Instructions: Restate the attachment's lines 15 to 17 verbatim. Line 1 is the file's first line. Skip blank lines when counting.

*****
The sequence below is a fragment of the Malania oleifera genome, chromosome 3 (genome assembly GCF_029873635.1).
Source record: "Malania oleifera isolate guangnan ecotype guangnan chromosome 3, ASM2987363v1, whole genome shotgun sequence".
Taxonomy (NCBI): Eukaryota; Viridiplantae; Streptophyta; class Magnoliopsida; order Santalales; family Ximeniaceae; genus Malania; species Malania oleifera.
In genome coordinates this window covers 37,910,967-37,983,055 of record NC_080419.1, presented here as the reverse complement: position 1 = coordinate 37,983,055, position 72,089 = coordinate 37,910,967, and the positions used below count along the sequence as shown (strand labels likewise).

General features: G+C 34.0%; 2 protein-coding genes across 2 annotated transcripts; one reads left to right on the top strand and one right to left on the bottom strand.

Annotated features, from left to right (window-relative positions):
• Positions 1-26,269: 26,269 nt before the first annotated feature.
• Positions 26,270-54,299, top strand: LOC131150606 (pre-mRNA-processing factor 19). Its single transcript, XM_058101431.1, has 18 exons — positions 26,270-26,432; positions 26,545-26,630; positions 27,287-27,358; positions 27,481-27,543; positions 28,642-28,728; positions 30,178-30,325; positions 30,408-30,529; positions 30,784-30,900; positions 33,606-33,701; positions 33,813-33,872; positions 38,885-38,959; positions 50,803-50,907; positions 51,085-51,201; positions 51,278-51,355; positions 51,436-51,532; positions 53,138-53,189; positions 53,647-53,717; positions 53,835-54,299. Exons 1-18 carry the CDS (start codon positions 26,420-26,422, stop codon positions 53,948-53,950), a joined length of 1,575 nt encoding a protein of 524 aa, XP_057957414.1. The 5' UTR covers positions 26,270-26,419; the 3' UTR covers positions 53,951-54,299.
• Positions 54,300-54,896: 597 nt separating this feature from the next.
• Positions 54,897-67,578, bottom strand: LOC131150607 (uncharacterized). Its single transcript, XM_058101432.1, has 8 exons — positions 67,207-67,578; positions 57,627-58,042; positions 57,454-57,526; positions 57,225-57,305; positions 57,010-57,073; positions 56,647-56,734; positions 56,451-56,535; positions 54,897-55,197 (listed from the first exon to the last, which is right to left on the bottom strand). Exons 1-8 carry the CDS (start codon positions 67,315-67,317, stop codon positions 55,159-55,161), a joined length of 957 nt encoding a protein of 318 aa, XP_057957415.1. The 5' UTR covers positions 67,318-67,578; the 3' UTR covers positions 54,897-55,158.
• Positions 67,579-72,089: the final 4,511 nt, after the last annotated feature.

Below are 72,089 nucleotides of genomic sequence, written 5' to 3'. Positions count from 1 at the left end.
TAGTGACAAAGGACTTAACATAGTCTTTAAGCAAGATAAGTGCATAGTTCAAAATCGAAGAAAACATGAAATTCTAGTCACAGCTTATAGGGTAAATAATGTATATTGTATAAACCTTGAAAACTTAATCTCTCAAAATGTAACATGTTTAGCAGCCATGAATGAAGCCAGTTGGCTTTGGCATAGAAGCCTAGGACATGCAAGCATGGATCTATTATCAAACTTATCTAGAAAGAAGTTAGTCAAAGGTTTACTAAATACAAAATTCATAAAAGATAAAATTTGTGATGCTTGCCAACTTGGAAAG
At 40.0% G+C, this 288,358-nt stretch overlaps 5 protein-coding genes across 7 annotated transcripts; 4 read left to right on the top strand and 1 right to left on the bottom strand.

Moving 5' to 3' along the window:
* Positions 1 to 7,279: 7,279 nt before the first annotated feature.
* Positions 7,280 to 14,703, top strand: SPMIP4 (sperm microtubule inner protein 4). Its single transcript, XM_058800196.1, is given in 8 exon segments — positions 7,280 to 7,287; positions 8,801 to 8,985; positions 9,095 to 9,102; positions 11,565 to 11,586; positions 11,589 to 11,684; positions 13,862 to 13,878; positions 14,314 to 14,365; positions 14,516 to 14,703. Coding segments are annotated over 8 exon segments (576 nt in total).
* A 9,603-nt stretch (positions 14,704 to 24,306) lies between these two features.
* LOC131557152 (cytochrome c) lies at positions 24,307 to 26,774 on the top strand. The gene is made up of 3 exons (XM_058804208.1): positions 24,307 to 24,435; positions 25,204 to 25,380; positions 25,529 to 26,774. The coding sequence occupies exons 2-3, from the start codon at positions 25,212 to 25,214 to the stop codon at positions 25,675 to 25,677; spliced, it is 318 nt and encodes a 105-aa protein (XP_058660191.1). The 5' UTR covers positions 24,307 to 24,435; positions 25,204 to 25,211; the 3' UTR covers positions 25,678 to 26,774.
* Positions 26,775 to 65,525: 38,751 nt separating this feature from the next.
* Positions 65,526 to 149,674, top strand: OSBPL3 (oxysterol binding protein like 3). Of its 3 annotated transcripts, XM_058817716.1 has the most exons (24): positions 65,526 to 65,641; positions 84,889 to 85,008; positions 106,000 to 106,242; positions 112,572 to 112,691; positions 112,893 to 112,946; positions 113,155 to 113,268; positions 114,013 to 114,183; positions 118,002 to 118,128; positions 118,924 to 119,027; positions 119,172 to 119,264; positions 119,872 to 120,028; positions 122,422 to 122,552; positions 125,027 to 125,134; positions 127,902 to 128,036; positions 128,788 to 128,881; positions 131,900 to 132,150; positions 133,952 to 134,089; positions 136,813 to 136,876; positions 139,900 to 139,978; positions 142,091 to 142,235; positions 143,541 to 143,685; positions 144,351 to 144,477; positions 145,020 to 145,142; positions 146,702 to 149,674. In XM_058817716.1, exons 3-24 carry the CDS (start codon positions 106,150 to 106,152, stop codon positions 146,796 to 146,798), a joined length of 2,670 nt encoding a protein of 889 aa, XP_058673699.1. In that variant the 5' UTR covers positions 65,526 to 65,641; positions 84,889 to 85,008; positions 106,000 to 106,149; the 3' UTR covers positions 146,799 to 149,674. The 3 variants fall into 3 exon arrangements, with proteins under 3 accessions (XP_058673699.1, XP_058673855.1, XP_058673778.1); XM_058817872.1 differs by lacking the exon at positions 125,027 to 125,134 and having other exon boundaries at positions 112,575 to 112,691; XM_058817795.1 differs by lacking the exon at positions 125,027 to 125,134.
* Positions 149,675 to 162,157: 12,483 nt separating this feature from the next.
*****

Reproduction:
Moving 5' to 3' along the window:
* Positions 1 to 7,279: 7,279 nt before the first annotated feature.
* Positions 7,280 to 14,703, top strand: SPMIP4 (sperm microtubule inner protein 4). Its single transcript, XM_058800196.1, is given in 8 exon segments — positions 7,280 to 7,287; positions 8,801 to 8,985; positions 9,095 to 9,102; positions 11,565 to 11,586; positions 11,589 to 11,684; positions 13,862 to 13,878; positions 14,314 to 14,365; positions 14,516 to 14,703. Coding segments are annotated over 8 exon segments (576 nt in total).